or nsin(θ/2)sinα=n2sin2αcosα\frac{n sin(\theta/2)}{sin \alpha}=\sqrt{n^2-sin^2\alpha}-cos \alpha

                  squaring both sides and solving, we have

                  cot α = [n cos(θ/2)-1]/nsin(θ/2)

                  Hence, sin α = [n sin(θ/2)]/√[1+n2-2n cos(θ/2)]

                  Finally, the impact parameter is

                  b=Rsinα=nRsinΘ21+n22ncosΘ2b=R\sin\alpha =\frac{nR\sin\frac{\Theta }{2}}{\sqrt{1+n^{2}-2n\cos\frac{\Theta }{2}}}


                8. A stationary ball of radius R is irradiated by a parallel stream of particles whose radius is r. Assuming the collision of a particle and the ball to be elastic, find:

                (a) the deflection angle θ of a particle as a function of its aiming parameter b;

                (b) the fraction of particles which after a collision with the ball are scattered into the angular interval between θ and θ + dθ;

                (c) the probability of a particle to be deflected, after a collision with the ball, into the front hemisphere. Θ<π2\Theta < \frac{\pi }{2}

                  Solution:

                  1. It is implied that the ball is too heavy to recoil.

                    (a) The trajectory of the particle is symmetrical about the radius vector through the point of impact. It is clear from the diagram that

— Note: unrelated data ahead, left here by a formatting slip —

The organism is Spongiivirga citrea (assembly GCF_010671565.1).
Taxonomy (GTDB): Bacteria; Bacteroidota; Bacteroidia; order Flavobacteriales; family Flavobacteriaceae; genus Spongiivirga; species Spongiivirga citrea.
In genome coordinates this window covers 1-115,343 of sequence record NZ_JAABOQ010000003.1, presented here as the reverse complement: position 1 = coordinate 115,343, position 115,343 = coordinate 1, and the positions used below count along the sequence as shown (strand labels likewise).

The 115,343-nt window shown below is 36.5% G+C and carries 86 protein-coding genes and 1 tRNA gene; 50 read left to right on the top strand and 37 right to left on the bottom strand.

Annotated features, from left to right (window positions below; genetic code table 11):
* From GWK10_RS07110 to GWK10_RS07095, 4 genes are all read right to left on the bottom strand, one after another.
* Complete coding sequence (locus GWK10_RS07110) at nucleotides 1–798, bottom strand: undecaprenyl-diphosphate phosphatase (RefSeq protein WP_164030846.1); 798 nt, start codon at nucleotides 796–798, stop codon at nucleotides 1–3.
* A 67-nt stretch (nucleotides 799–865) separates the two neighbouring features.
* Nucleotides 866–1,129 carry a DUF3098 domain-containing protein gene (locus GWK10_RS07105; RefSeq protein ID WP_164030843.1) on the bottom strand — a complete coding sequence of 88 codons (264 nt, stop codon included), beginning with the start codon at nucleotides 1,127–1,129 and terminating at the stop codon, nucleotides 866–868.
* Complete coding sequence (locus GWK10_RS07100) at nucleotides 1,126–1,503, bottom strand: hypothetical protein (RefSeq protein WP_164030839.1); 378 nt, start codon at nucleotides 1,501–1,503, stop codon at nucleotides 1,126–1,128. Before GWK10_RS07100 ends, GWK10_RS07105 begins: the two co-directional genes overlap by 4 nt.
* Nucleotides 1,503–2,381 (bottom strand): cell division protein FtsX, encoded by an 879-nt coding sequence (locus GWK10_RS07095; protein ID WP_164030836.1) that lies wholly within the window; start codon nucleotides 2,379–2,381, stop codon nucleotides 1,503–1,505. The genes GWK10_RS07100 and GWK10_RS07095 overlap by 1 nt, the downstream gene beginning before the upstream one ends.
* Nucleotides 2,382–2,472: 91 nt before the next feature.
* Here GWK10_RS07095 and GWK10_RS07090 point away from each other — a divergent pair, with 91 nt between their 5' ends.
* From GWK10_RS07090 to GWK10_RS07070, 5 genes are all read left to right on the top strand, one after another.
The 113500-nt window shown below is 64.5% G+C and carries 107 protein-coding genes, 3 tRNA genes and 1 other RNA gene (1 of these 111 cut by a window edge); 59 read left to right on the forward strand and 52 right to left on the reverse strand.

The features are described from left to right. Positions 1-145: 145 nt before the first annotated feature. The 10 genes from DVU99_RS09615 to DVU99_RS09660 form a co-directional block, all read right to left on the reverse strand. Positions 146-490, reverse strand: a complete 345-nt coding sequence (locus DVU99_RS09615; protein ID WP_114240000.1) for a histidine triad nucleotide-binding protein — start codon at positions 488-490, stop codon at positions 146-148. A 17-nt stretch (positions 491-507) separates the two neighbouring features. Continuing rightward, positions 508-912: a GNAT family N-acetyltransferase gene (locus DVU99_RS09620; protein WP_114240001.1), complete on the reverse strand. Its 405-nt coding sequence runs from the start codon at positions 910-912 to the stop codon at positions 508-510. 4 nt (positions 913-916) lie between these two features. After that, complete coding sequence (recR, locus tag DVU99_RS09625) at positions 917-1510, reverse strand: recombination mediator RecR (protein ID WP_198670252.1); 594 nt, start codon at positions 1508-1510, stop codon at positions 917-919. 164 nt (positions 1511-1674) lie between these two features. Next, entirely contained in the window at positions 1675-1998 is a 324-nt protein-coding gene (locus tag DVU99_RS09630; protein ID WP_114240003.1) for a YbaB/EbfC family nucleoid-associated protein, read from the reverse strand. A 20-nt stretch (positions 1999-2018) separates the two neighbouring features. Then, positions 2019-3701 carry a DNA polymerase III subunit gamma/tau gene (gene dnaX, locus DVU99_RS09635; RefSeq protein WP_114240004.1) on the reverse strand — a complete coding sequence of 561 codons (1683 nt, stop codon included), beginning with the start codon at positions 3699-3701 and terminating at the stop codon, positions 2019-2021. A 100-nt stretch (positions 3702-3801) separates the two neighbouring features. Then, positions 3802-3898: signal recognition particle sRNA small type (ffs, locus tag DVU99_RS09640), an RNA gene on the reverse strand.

IE IRODOV Chapter 6.1 Question 8 Solution

                    Θ=π2ϕ\Theta =\pi -2\phi

                    Also b=(R+r)sinϕ=(R+r)cosΘ2b=(R+r)\sin\phi = (R+r)\cos\frac{\Theta }{2}

                    With b defined above, the fraction of the probability scattered between θ and θ + dθ or the probability of the same is

                    dP = |2πbdb|/π(R+r)2=(1/2) sinθ dθ

                    (c) P=0π/2(1/2)sinθdθ=(1/2)10d(cosθ)=1/2P =\int_0^{\pi/2}(1/2) sin\theta d\theta = (1/2)\int_{-1}^0d(-cos\theta) = 1/2


                  9. A narrow beam of alpha particles with kinetic energy 1.0 MeV falls normally on a platinum foil 1.0 µm thick. The scattered particles are observed at an angle of 60° to the incident beam direction by means of a counter with a circular inlet area of 1.0 cm2 located at a distance of 10 cm from the scattering section of the foil. What fraction of scattered alpha particles reaches the counter inlet?